Thesis

ETHNIC AND GENDER DIFFERENCES IN MENTAL HEALTH SERVICE UTILIZATION IN EMERGING ADULT UNIVERSITY STUDENTS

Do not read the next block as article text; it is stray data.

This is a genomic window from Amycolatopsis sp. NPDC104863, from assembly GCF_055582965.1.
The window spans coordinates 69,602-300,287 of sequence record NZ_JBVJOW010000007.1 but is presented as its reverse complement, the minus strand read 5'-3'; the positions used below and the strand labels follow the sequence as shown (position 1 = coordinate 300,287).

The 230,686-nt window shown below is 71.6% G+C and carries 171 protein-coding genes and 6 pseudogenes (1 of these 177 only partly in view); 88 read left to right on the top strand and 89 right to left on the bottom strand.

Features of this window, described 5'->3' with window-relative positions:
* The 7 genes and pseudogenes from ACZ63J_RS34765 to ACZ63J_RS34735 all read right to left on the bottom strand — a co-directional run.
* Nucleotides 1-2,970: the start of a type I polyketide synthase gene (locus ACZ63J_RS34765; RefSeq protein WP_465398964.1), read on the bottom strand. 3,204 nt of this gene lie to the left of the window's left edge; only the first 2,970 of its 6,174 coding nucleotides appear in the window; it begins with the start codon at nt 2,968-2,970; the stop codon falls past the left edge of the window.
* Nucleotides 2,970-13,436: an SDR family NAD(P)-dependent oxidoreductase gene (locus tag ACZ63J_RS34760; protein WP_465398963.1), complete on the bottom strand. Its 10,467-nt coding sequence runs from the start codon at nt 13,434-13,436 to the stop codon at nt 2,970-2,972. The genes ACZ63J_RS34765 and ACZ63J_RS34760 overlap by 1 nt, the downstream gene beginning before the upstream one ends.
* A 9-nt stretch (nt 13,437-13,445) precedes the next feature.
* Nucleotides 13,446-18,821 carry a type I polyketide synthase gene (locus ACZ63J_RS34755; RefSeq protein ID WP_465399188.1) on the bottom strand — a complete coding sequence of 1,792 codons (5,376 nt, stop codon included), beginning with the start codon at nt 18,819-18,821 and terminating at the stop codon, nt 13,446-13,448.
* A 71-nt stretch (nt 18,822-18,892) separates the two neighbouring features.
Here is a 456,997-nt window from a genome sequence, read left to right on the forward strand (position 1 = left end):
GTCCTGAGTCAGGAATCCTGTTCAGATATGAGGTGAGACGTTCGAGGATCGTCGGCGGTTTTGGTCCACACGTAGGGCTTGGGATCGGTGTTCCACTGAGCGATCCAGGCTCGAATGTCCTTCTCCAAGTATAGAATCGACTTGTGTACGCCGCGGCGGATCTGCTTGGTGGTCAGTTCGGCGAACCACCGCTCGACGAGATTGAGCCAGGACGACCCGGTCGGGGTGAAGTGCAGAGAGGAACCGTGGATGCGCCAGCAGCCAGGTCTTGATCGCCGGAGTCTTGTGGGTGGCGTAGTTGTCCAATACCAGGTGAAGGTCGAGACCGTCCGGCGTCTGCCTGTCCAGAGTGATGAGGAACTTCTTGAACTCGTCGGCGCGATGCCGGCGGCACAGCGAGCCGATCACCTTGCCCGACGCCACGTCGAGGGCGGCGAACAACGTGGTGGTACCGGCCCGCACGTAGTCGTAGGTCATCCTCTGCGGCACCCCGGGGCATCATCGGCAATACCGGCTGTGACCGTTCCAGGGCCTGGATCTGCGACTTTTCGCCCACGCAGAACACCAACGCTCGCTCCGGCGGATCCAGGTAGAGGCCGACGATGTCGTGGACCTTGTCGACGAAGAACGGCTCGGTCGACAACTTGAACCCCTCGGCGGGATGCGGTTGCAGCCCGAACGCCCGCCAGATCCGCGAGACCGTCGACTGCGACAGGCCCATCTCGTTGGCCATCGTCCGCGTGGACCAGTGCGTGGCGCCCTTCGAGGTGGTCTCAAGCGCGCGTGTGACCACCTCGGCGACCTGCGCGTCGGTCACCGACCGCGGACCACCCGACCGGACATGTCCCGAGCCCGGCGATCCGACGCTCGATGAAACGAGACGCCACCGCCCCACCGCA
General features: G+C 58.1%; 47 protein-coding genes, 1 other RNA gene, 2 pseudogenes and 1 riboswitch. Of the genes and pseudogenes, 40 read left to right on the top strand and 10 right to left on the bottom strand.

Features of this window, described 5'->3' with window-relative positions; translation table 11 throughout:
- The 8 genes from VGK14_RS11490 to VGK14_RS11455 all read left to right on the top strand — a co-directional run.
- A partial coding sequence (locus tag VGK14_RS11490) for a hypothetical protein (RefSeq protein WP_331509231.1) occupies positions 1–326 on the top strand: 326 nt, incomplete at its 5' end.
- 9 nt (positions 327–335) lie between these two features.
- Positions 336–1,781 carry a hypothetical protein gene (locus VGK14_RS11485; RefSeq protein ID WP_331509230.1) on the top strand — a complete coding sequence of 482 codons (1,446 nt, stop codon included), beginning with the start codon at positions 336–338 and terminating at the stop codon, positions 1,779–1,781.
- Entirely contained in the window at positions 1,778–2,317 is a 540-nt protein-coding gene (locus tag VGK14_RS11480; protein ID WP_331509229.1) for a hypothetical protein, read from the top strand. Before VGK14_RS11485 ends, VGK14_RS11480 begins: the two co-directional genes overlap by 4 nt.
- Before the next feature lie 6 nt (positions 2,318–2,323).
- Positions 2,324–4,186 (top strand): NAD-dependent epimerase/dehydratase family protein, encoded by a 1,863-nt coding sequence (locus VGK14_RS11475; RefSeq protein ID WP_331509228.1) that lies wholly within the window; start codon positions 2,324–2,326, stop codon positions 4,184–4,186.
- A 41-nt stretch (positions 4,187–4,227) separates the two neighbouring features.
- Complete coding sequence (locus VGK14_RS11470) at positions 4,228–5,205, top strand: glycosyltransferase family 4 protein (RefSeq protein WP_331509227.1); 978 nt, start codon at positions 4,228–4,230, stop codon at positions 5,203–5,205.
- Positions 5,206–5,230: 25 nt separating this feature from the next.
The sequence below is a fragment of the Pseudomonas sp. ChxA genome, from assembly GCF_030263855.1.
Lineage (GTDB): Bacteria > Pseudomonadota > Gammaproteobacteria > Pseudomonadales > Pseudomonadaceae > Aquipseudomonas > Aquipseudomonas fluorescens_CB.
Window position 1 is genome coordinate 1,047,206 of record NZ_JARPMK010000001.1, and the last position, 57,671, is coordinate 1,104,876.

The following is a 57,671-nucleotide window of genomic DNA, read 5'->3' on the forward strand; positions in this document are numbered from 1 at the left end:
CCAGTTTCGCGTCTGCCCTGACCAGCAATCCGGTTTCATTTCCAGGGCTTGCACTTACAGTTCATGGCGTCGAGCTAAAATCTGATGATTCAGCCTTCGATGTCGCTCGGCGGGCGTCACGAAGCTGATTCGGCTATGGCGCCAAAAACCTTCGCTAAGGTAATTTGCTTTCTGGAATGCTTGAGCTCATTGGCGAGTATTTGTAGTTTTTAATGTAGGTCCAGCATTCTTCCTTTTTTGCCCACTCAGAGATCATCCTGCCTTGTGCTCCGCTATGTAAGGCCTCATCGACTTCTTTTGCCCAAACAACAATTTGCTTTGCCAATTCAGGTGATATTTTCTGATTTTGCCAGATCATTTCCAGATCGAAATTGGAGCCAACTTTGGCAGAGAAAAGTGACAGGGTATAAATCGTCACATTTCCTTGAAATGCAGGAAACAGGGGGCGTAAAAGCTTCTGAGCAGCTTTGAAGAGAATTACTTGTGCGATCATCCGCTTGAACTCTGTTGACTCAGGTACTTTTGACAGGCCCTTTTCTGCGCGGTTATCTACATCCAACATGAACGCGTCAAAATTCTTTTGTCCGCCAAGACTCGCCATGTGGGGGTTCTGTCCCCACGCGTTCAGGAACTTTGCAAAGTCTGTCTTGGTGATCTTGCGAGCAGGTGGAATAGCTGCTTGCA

The purpose of this study was to examine differences between genders (i.e., men, women) and ethnic groups (i.e., Asian, Black, Latino, Middle Eastern, White) in private stigma toward mental health services, public stigma toward mental health services, attitudes toward seeking mental health services, and 17 potential reasons for seeking mental health services. Self-report survey data were collected from 1,401 students in a public university in Southern California designated as a minority serving institution. This study found that men had a significantly more negative attitude towards mental health treatment and were less likely to seek treatment than women. Also, Asians were significantly less likely to seek mental health services, had the most negative attitude toward mental health services, and reported more private stigma than other ethnic groups. There were no significant differences between ethnic groups or genders in public stigma toward mental health services. Although generation status and age were examined as covariates, and they were found to be significantly related to private stigma and attitudes towards mental health, neither covariate substantially changed the results of the univariate analyses demonstrating gender and ethnic differences.

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